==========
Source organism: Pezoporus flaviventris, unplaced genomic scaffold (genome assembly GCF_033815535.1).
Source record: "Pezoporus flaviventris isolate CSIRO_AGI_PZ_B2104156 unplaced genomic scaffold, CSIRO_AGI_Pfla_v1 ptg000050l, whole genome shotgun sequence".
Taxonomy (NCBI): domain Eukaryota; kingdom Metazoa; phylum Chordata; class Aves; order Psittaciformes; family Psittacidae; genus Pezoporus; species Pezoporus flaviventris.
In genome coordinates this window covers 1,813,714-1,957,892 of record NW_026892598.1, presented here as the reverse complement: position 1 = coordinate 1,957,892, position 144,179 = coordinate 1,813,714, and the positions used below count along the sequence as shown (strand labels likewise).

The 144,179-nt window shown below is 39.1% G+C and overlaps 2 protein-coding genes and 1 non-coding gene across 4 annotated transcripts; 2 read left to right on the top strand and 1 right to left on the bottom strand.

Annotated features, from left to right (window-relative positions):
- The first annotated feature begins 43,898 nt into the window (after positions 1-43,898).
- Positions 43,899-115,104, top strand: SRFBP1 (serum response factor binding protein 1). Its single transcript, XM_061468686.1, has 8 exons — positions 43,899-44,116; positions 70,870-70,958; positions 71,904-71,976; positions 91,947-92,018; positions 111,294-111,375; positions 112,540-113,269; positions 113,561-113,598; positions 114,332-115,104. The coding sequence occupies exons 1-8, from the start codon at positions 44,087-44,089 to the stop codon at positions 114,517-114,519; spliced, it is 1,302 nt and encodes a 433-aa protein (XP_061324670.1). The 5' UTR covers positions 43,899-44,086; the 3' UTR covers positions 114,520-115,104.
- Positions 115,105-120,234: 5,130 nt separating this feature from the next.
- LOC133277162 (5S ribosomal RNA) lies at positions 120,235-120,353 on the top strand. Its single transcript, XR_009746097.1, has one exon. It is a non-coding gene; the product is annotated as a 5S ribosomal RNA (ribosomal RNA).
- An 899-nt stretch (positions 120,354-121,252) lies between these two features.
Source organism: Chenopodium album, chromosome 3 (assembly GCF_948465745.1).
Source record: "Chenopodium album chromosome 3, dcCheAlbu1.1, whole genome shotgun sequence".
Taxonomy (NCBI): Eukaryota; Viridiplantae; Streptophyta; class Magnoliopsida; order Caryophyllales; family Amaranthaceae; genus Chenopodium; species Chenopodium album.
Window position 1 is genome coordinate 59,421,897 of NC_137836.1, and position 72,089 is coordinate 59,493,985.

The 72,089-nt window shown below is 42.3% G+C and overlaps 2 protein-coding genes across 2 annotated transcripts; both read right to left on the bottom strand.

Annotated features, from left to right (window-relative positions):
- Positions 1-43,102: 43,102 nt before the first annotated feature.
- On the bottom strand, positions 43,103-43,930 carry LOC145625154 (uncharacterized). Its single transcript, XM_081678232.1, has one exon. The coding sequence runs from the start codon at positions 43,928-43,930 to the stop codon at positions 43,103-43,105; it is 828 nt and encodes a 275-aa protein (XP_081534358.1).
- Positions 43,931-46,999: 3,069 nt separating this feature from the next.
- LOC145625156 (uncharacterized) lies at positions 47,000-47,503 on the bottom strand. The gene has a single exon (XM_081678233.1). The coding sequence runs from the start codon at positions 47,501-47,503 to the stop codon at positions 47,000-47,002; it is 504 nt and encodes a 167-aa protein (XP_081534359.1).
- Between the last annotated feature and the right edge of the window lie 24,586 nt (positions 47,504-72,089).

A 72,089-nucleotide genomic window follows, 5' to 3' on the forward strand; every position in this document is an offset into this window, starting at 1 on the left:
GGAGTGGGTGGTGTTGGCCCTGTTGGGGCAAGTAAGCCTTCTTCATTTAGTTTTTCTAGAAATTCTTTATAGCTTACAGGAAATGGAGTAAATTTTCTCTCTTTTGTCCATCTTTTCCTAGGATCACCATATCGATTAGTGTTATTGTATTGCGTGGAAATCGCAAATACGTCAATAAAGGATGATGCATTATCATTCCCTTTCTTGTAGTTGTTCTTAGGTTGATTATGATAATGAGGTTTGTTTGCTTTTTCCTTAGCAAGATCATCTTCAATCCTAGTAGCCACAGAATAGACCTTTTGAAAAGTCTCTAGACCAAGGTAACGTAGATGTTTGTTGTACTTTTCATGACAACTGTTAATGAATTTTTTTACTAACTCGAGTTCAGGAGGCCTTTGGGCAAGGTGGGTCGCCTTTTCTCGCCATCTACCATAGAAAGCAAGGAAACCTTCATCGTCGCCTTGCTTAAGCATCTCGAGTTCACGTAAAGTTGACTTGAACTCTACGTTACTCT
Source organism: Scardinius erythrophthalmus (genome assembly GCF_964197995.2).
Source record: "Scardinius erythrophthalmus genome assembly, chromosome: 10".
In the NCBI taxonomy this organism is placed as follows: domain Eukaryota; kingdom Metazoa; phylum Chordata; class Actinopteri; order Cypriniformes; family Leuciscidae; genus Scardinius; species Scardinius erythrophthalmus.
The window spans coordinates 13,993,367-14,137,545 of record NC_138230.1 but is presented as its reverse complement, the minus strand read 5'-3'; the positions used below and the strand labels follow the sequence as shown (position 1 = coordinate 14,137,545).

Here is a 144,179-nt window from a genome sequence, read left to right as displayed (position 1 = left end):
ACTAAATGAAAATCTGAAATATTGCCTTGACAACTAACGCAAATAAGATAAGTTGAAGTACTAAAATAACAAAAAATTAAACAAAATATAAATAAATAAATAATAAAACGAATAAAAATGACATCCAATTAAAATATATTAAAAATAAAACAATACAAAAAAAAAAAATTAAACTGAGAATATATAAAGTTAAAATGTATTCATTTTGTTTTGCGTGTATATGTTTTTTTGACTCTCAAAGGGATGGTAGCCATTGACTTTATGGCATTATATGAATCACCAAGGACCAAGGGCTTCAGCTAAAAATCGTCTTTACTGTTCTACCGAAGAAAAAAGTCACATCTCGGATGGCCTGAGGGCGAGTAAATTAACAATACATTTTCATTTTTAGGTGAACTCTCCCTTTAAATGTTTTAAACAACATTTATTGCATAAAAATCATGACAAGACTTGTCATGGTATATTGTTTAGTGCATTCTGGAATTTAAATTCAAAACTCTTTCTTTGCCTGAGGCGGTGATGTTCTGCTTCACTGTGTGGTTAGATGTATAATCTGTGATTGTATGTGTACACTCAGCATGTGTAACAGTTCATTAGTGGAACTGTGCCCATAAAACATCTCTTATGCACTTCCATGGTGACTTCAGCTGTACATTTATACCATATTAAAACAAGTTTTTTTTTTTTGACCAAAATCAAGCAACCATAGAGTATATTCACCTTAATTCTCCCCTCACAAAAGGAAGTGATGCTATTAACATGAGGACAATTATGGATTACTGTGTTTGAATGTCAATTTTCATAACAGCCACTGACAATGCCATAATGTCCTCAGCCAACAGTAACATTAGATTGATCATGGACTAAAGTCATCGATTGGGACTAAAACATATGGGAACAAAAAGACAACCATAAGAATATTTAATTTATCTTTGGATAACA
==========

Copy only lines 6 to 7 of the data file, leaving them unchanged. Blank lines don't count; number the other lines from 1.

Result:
Annotated features, from left to right (window-relative positions):
- The first annotated feature begins 43,898 nt into the window (after positions 1-43,898).